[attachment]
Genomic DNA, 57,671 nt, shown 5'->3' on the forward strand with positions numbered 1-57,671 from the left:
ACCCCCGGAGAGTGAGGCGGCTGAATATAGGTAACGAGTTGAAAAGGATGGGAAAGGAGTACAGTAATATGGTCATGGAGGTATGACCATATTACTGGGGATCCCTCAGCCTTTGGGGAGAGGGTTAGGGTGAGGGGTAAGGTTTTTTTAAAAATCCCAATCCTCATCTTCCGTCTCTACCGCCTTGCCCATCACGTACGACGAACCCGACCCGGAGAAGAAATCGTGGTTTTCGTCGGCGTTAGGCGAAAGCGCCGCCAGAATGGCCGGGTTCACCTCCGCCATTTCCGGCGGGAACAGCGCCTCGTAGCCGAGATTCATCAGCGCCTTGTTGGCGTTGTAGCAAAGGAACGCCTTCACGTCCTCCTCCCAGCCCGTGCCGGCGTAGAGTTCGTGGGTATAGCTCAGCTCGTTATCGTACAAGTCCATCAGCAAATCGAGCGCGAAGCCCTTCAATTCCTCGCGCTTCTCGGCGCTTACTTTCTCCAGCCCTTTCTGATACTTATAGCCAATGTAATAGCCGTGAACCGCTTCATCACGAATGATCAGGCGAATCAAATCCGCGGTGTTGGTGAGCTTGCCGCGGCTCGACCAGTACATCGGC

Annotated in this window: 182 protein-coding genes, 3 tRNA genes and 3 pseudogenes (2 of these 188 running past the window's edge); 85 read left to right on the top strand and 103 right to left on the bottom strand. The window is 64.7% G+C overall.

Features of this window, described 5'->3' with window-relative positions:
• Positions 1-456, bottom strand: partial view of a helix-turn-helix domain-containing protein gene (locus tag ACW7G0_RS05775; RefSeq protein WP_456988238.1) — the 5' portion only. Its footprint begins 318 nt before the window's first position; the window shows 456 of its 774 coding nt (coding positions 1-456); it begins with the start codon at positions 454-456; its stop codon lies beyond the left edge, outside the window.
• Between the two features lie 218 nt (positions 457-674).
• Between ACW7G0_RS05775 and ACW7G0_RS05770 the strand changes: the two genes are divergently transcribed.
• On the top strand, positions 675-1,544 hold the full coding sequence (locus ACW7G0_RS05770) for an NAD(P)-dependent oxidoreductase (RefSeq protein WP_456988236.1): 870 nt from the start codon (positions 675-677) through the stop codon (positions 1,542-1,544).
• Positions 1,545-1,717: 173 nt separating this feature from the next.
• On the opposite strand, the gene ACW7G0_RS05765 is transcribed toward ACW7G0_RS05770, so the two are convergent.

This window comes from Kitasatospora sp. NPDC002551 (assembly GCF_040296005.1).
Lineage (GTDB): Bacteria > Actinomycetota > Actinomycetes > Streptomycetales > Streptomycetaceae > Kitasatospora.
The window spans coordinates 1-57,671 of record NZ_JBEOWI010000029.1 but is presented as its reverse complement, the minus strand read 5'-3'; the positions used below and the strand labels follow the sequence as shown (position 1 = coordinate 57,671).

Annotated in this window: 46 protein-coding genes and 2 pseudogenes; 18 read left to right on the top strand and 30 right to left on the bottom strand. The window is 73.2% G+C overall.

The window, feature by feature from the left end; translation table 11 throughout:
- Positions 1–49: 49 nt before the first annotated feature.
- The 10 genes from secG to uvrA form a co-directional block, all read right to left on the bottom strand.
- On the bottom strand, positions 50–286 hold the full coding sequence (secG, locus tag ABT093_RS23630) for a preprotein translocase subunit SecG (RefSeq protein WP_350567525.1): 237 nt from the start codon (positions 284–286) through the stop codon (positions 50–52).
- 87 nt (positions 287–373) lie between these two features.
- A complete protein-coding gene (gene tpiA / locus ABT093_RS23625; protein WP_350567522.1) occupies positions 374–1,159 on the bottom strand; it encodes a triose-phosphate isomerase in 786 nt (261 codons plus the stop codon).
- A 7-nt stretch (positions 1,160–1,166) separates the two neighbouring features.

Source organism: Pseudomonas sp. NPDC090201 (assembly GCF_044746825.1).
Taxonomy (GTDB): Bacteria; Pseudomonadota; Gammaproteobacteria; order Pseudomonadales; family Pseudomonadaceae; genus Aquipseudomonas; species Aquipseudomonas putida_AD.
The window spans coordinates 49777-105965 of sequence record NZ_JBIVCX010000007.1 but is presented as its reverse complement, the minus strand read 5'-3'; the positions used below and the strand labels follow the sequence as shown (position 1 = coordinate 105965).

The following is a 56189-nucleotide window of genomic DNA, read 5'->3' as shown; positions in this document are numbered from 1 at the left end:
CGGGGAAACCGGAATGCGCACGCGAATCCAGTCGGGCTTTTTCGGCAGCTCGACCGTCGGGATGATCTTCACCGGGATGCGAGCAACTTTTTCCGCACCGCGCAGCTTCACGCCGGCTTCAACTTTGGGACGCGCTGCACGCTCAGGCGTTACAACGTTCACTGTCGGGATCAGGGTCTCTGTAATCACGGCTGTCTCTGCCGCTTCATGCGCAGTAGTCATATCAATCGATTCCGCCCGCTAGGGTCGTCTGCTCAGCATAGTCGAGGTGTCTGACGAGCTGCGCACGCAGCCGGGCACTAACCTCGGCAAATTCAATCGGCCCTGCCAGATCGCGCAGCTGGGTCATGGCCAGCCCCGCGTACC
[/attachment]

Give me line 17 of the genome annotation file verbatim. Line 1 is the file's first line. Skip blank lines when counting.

- The 10 genes from secG to uvrA form a co-directional block, all read right to left on the bottom strand.